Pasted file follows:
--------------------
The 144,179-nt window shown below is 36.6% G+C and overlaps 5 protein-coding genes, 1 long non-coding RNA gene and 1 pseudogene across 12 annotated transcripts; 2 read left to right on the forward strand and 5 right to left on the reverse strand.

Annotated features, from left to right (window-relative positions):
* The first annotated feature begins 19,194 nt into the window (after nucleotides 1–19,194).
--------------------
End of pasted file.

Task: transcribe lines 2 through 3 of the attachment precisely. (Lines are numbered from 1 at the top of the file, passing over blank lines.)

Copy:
Annotated features, from left to right (window-relative positions):
* The first annotated feature begins 19,194 nt into the window (after nucleotides 1–19,194).